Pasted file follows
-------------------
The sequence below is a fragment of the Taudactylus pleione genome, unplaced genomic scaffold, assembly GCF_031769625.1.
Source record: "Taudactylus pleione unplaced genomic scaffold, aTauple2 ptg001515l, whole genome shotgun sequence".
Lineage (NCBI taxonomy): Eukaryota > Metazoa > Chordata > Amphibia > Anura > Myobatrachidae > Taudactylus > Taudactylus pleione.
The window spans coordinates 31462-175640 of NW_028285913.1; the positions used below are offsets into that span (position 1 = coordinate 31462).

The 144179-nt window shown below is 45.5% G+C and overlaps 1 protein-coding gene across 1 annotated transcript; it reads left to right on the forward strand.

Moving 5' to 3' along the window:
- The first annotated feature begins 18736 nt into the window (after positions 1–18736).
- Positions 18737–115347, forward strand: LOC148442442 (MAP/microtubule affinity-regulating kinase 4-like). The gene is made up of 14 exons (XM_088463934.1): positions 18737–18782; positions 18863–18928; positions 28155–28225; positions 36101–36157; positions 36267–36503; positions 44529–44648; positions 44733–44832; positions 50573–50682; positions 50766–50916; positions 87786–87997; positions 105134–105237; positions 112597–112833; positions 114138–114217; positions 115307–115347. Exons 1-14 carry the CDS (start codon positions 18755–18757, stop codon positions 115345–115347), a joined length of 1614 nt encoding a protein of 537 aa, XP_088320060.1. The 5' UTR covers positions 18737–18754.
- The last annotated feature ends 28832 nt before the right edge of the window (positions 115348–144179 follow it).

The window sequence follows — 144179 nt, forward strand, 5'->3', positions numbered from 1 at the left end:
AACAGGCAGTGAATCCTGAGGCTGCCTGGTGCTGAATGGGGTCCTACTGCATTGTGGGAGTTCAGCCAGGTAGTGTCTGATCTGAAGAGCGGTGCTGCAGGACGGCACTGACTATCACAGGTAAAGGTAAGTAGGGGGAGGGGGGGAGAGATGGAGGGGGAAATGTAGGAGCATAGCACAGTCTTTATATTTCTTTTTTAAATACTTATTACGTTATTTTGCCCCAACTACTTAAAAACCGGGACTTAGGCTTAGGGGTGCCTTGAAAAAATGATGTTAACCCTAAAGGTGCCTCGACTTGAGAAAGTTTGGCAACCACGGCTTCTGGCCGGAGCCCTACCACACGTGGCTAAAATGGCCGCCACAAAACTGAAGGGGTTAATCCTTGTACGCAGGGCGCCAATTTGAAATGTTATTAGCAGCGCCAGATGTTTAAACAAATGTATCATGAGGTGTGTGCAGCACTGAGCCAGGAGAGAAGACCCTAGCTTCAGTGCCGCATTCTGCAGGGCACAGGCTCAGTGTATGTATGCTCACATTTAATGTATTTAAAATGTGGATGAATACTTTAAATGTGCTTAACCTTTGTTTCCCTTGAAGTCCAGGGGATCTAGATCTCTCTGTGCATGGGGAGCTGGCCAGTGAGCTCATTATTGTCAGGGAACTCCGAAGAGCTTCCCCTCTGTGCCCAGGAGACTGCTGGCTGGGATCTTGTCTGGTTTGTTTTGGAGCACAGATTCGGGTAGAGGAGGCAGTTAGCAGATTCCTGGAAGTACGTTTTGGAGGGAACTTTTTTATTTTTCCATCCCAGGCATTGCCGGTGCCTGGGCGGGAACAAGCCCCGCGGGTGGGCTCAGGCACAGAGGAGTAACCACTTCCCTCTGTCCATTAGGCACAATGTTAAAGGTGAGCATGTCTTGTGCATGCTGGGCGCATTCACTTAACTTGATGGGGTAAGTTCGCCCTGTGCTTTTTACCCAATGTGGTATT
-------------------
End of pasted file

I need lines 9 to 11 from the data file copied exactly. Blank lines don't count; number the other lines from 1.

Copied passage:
- The last annotated feature ends 28832 nt before the right edge of the window (positions 115348–144179 follow it).

The window sequence follows — 144179 nt, forward strand, 5'->3', positions numbered from 1 at the left end:
AACAGGCAGTGAATCCTGAGGCTGCCTGGTGCTGAATGGGGTCCTACTGCATTGTGGGAGTTCAGCCAGGTAGTGTCTGATCTGAAGAGCGGTGCTGCAGGACGGCACTGACTATCACAGGTAAAGGTAAGTAGGGGGAGGGGGGGAGAGATGGAGGGGGAAATGTAGGAGCATAGCACAGTCTTTATATTTCTTTTTTAAATACTTATTACGTTATTTTGCCCCAACTACTTAAAAACCGGGACTTAGGCTTAGGGGTGCCTTGAAAAAATGATGTTAACCCTAAAGGTGCCTCGACTTGAGAAAGTTTGGCAACCACGGCTTCTGGCCGGAGCCCTACCACACGTGGCTAAAATGGCCGCCACAAAACTGAAGGGGTTAATCCTTGTACGCAGGGCGCCAATTTGAAATGTTATTAGCAGCGCCAGATGTTTAAACAAATGTATCATGAGGTGTGTGCAGCACTGAGCCAGGAGAGAAGACCCTAGCTTCAGTGCCGCATTCTGCAGGGCACAGGCTCAGTGTATGTATGCTCACATTTAATGTATTTAAAATGTGGATGAATACTTTAAATGTGCTTAACCTTTGTTTCCCTTGAAGTCCAGGGGATCTAGATCTCTCTGTGCATGGGGAGCTGGCCAGTGAGCTCATTATTGTCAGGGAACTCCGAAGAGCTTCCCCTCTGTGCCCAGGAGACTGCTGGCTGGGATCTTGTCTGGTTTGTTTTGGAGCACAGATTCGGGTAGAGGAGGCAGTTAGCAGATTCCTGGAAGTACGTTTTGGAGGGAACTTTTTTATTTTTCCATCCCAGGCATTGCCGGTGCCTGGGCGGGAACAAGCCCCGCGGGTGGGCTCAGGCACAGAGGAGTAACCACTTCCCTCTGTCCATTAGGCACAATGTTAAAGGTGAGCATGTCTTGTGCATGCTGGGCGCATTCACTTAACTTGATGGGGTAAGTTCGCCCTGTGCTTTTTACCCAATGTGGTATT